Their fearless leader is a rather unlikely-looking disciple of the popular Russian sport. No beefy jock, Mujib is a bantam-sized guy with an unruly mop of dreads; he carries his 5-foot-6-inch, 130-pound frame with quiet confidence. Despite his compact size, Mujib pulls his weight. Literally. He’s been a practicing kettlebell lifter for six years and can now swing a 70-pounder with ease. His strength, he says, comes from “pulling your whole body together as one unit against this external force.”

Mujib has trained at a program run by one of the two top international kettlebell coaches: Pavel Tsatsouline, a Russian émigré who has promoted the sport in the United States and runs a kettlebell center in St. Paul, Minnesota. The former Soviet military special-forces trainer is also a champion lifter. (The other international trainer, Kenneth Jay, is a Dane who works with Olympic swimmers.) Stripped to the waist in a photo on his website, Tsatsouline shows off his sinewy frame and hairy pecs and points at viewers like Uncle Sam in World War II “I Want You” posters. The site touts his books, newsletters and videos with titles such as Power by Pavel (for men) and From Russia with Tough Love (for women). Tsatsouline also promotes his coast-to-coast network of Russian Kettlebell Challenge (RKC) certified trainers. Mujib is one of two in northern New England.

Mujib’s discipline isn’t limited to kettlebell training. He holds down a day job, as a full-time cook at McGillicuddy’s Irish Pub in Montpelier, and on weekends helps run a Calais-based survival-skills program called ROOTS. Between these two gigs, Mujib holds kettlebell classes and demonstrations at Snap Fitness in Berlin, Xenergy in East Montpelier, the Plainfield Community Center and — depending on weather — the Statehouse lawn. Training classes cost $20 to $30 per session; demonstrations are $10 to $15. The kettlebells live in his car.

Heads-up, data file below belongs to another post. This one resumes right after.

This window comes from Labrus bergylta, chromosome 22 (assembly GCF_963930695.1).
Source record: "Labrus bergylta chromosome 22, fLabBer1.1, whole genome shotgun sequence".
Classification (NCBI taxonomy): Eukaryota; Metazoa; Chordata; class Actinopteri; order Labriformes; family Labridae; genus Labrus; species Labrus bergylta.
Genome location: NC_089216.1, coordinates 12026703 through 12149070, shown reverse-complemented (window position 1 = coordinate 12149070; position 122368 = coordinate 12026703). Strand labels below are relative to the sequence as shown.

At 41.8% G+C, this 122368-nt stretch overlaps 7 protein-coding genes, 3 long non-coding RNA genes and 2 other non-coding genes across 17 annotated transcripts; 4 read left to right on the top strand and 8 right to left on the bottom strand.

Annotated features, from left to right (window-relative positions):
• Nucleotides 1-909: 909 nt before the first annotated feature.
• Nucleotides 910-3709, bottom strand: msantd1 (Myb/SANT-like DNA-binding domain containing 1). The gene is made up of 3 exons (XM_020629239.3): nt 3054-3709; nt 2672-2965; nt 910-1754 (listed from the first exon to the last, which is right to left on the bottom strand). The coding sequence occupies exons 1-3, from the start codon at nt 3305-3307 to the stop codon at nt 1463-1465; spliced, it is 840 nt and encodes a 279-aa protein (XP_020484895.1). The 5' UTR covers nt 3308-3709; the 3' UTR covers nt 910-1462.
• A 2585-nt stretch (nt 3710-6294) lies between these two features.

Mujib’s connection with the sport was accidental. He dabbled with weightlifting in high school, but it wasn’t until a friend in Maryland contracted leukemia and began lifting kettlebells to build his strength that, in solidarity, Mujib started training, too. Five years later, his friend had recovered from cancer and could bend rebar with his bare hands. “I pretty much saw … that kettlebells can create health from nothing, that they took my friend who was deathly weak and enabled him to become strong,” Mujib said.

He was hooked. About a year ago, Mujib obtained his first RKC training certification at Tsatsouline’s center in Minnesota, and is gearing up for his second level.

Kettlebell lifting is big in California, where there are 17 RKC trainers, but the sport hasn’t taken New England by storm … yet. If Mujib has anything to do with it, though, kettlebells will become a standard personal-training component at every fitness center in the state. He believes it’s an attractive, less time-consuming alternative to traditional weightlifting and can help build the strength needed for rigorous endeavors such as long-distance running.

“Kettlebell training makes you stronger and it doesn’t bulk you up,” Mujib declares. “It teaches you how to move your body the way it wants to move.”